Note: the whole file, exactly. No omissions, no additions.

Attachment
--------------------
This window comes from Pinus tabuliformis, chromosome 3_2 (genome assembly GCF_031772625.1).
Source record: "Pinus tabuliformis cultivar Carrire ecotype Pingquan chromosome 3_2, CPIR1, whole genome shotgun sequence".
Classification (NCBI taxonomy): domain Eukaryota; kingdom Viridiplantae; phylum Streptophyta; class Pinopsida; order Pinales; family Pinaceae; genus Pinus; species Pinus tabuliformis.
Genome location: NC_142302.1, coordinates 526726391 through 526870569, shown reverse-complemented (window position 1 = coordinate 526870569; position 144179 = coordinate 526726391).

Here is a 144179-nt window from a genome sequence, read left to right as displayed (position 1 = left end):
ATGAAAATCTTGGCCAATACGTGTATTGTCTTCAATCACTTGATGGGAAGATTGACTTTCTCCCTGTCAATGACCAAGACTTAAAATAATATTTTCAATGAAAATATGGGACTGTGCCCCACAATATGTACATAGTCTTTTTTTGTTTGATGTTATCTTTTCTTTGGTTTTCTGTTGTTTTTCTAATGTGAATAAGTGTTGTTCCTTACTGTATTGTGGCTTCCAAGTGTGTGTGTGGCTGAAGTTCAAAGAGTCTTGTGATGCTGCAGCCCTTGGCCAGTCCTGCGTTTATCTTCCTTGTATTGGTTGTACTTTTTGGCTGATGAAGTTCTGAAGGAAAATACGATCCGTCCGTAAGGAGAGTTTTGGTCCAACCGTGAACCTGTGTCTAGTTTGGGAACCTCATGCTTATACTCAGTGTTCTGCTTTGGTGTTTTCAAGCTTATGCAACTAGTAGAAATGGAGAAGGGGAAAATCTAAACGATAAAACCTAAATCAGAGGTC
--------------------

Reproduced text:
This window comes from Pinus tabuliformis, chromosome 3_2 (genome assembly GCF_031772625.1).
Source record: "Pinus tabuliformis cultivar Carrire ecotype Pingquan chromosome 3_2, CPIR1, whole genome shotgun sequence".
Classification (NCBI taxonomy): domain Eukaryota; kingdom Viridiplantae; phylum Streptophyta; class Pinopsida; order Pinales; family Pinaceae; genus Pinus; species Pinus tabuliformis.
Genome location: NC_142302.1, coordinates 526726391 through 526870569, shown reverse-complemented (window position 1 = coordinate 526870569; position 144179 = coordinate 526726391).

Here is a 144179-nt window from a genome sequence, read left to right as displayed (position 1 = left end):
ATGAAAATCTTGGCCAATACGTGTATTGTCTTCAATCACTTGATGGGAAGATTGACTTTCTCCCTGTCAATGACCAAGACTTAAAATAATATTTTCAATGAAAATATGGGACTGTGCCCCACAATATGTACATAGTCTTTTTTTGTTTGATGTTATCTTTTCTTTGGTTTTCTGTTGTTTTTCTAATGTGAATAAGTGTTGTTCCTTACTGTATTGTGGCTTCCAAGTGTGTGTGTGGCTGAAGTTCAAAGAGTCTTGTGATGCTGCAGCCCTTGGCCAGTCCTGCGTTTATCTTCCTTGTATTGGTTGTACTTTTTGGCTGATGAAGTTCTGAAGGAAAATACGATCCGTCCGTAAGGAGAGTTTTGGTCCAACCGTGAACCTGTGTCTAGTTTGGGAACCTCATGCTTATACTCAGTGTTCTGCTTTGGTGTTTTCAAGCTTATGCAACTAGTAGAAATGGAGAAGGGGAAAATCTAAACGATAAAACCTAAATCAGAGGTC